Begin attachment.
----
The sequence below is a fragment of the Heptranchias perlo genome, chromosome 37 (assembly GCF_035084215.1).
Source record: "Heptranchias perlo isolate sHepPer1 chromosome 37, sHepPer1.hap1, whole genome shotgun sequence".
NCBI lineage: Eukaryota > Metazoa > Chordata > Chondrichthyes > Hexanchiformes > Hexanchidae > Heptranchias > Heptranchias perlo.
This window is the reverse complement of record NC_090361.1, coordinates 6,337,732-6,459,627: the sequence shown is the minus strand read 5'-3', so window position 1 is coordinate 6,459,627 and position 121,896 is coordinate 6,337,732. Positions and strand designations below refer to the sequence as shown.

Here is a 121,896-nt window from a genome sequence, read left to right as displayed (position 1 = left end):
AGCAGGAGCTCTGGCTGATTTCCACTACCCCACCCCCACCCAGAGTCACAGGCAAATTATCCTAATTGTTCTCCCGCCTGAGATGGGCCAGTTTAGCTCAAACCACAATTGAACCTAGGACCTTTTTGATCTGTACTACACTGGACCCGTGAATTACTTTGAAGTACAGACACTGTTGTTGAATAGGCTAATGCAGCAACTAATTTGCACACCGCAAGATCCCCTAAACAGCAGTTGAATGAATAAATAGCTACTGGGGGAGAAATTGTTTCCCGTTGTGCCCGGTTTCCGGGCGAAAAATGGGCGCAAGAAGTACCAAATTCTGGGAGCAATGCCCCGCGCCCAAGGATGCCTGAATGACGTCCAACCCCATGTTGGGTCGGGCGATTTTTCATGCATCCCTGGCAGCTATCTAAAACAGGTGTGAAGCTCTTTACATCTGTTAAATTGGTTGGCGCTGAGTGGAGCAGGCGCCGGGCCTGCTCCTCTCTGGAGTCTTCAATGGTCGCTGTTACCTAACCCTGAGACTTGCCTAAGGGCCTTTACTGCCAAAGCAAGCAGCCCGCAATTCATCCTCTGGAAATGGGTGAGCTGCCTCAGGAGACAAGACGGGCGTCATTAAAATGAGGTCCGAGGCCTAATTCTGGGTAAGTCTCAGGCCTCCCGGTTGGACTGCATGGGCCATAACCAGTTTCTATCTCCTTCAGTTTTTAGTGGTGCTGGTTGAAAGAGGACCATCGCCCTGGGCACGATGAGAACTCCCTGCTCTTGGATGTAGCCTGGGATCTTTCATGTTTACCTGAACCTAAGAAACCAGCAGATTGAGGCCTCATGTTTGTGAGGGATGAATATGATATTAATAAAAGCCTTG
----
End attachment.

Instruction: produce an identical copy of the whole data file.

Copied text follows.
The sequence below is a fragment of the Heptranchias perlo genome, chromosome 37 (assembly GCF_035084215.1).
Source record: "Heptranchias perlo isolate sHepPer1 chromosome 37, sHepPer1.hap1, whole genome shotgun sequence".
NCBI lineage: Eukaryota > Metazoa > Chordata > Chondrichthyes > Hexanchiformes > Hexanchidae > Heptranchias > Heptranchias perlo.
This window is the reverse complement of record NC_090361.1, coordinates 6,337,732-6,459,627: the sequence shown is the minus strand read 5'-3', so window position 1 is coordinate 6,459,627 and position 121,896 is coordinate 6,337,732. Positions and strand designations below refer to the sequence as shown.

Here is a 121,896-nt window from a genome sequence, read left to right as displayed (position 1 = left end):
AGCAGGAGCTCTGGCTGATTTCCACTACCCCACCCCCACCCAGAGTCACAGGCAAATTATCCTAATTGTTCTCCCGCCTGAGATGGGCCAGTTTAGCTCAAACCACAATTGAACCTAGGACCTTTTTGATCTGTACTACACTGGACCCGTGAATTACTTTGAAGTACAGACACTGTTGTTGAATAGGCTAATGCAGCAACTAATTTGCACACCGCAAGATCCCCTAAACAGCAGTTGAATGAATAAATAGCTACTGGGGGAGAAATTGTTTCCCGTTGTGCCCGGTTTCCGGGCGAAAAATGGGCGCAAGAAGTACCAAATTCTGGGAGCAATGCCCCGCGCCCAAGGATGCCTGAATGACGTCCAACCCCATGTTGGGTCGGGCGATTTTTCATGCATCCCTGGCAGCTATCTAAAACAGGTGTGAAGCTCTTTACATCTGTTAAATTGGTTGGCGCTGAGTGGAGCAGGCGCCGGGCCTGCTCCTCTCTGGAGTCTTCAATGGTCGCTGTTACCTAACCCTGAGACTTGCCTAAGGGCCTTTACTGCCAAAGCAAGCAGCCCGCAATTCATCCTCTGGAAATGGGTGAGCTGCCTCAGGAGACAAGACGGGCGTCATTAAAATGAGGTCCGAGGCCTAATTCTGGGTAAGTCTCAGGCCTCCCGGTTGGACTGCATGGGCCATAACCAGTTTCTATCTCCTTCAGTTTTTAGTGGTGCTGGTTGAAAGAGGACCATCGCCCTGGGCACGATGAGAACTCCCTGCTCTTGGATGTAGCCTGGGATCTTTCATGTTTACCTGAACCTAAGAAACCAGCAGATTGAGGCCTCATGTTTGTGAGGGATGAATATGATATTAATAAAAGCCTTG